• Failure to take action results in the City being unable to set a tax rate, which means that the increase cannot be spread to the 3rd and 4th quarter bills. If the tax rate is set before the 4th bill, the entire increase would be applied to the 4th quarter. If not action is taken, no new taxes could be raised, thereby requiring budget cuts or supplemental appropriations from reserves.
Winner and losers
• City government is neither a winner nor loser in the rate setting process – the City receives the same amount no matter what the Council does on classification and the residential exemption.
• Approval of classification raises business taxes and lowers residential taxes. If classification was not approved, the average single family homeowner would see a tax increase of approximately \$1,495.
• Approval of the residential exemption benefits almost every owner-occupant at the expense of every investor-owner. If the residential exemption was not approved, the average single family owner-occupants would see their taxes go up about \$361.
• Combined, no action would result in the average single family homeowner seeing their bills rise \$1,856.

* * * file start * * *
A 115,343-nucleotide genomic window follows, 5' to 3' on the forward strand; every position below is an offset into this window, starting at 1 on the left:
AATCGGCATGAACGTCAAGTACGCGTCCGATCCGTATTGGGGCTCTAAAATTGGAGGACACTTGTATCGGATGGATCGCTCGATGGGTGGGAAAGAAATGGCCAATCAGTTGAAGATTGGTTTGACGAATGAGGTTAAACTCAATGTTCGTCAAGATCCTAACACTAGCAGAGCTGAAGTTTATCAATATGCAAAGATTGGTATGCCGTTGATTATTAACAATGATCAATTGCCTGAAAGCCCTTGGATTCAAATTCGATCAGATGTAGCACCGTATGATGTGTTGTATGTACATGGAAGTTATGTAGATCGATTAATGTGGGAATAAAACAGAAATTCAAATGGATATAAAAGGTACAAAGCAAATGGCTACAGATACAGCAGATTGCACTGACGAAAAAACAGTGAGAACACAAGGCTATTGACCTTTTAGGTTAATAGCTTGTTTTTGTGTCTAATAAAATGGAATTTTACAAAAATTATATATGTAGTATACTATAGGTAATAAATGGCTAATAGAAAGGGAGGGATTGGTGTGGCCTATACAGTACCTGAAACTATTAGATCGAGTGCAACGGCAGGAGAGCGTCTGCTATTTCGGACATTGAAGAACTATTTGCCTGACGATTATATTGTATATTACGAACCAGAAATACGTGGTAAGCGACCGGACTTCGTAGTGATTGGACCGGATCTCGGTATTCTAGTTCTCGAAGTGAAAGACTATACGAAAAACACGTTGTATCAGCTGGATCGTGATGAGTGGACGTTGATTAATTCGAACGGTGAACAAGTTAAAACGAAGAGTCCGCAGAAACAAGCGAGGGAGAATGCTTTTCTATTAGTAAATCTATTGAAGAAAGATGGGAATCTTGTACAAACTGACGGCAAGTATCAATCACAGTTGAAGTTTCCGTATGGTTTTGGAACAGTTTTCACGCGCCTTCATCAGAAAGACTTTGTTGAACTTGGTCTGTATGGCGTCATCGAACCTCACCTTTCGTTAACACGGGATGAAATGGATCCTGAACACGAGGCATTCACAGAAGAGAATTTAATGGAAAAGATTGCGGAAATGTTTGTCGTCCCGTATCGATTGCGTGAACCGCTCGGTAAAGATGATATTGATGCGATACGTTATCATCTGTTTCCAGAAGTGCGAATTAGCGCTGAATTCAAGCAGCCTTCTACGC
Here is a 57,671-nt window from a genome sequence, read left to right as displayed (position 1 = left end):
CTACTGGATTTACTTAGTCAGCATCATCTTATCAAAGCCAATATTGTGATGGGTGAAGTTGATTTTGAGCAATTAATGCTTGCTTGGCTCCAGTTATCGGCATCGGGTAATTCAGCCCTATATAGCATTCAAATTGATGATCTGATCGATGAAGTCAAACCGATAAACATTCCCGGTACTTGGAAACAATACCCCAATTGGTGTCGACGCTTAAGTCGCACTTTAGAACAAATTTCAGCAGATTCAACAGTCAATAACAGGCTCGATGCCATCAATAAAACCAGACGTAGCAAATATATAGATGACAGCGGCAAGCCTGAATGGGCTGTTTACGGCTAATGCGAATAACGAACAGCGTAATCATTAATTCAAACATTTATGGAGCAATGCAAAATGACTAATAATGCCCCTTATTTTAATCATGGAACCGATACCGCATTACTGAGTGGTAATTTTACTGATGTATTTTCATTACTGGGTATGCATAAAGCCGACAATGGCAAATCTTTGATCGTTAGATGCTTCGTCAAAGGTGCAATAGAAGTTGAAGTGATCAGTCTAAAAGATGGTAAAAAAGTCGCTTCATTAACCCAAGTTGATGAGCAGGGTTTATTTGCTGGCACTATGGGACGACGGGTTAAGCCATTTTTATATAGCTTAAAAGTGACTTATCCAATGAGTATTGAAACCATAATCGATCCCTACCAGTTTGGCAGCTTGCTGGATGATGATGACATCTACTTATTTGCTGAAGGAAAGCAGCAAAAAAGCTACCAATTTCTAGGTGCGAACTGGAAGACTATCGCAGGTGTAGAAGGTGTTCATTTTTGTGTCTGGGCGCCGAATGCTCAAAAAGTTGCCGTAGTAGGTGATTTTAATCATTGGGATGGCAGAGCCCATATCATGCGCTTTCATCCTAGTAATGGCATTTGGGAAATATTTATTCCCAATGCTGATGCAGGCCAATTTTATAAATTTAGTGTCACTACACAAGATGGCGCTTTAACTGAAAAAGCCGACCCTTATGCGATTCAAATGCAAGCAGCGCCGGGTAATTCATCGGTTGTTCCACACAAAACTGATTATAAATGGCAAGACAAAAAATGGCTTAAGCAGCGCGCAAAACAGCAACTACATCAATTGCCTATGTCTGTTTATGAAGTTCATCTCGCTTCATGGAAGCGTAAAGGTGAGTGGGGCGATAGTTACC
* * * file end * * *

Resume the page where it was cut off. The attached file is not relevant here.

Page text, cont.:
What about two and three family owners?
• Yes, the average tax bill will be up 8-9% for two- and three-family owners.
• Investor-owners of two-families will save an average of \$1,286 and three-families will save an average of \$1,385 because of classification and the residential exemptions.
• Owner-occupants of two-families will save an average of \$2,006 and three-families will save an average of \$2,105 because of classification and the residential exemption.
• Even with the increase projected for FY’13, taxes on two- and three-families are DOWN approximately 15% since FY’08.
Two and three families: case studies
• We looked at the average two-family and average three-family homes, based upon median values of \$245,000 for the two-family and \$263,800 for the three-family.
• If investor-owned, the FY’13 bill for the two-family is lower than FY’08 – the three-family bill is almost equal to FY’05.
• If owner-occupied, the FY’13 bill for the two-family is almost equal to FY’06 – the three-family bill is almost equal to FY’04.